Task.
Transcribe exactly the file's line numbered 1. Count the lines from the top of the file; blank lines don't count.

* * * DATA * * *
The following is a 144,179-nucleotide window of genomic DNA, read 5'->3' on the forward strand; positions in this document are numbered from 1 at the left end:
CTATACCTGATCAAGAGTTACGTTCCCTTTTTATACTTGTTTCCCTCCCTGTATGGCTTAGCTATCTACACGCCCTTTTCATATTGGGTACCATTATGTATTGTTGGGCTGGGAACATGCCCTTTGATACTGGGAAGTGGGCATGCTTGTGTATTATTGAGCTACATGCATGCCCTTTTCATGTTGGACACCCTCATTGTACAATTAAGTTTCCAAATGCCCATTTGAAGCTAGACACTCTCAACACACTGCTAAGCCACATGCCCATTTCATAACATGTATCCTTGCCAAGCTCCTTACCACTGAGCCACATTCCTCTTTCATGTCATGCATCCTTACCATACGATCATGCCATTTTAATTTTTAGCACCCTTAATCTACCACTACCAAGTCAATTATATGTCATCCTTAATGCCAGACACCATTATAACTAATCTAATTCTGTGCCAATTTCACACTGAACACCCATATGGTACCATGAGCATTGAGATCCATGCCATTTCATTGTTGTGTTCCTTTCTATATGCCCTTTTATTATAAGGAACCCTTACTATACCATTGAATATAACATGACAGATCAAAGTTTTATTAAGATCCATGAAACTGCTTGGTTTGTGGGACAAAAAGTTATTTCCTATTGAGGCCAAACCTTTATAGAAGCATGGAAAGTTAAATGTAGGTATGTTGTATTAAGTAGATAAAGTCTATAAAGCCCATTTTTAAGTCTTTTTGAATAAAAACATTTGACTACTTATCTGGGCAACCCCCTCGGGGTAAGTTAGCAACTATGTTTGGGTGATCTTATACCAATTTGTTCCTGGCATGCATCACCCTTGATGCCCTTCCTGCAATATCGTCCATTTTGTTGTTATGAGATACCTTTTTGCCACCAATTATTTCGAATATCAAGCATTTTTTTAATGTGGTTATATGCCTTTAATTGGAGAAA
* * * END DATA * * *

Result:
The following is a 144,179-nucleotide window of genomic DNA, read 5'->3' on the forward strand; positions in this document are numbered from 1 at the left end: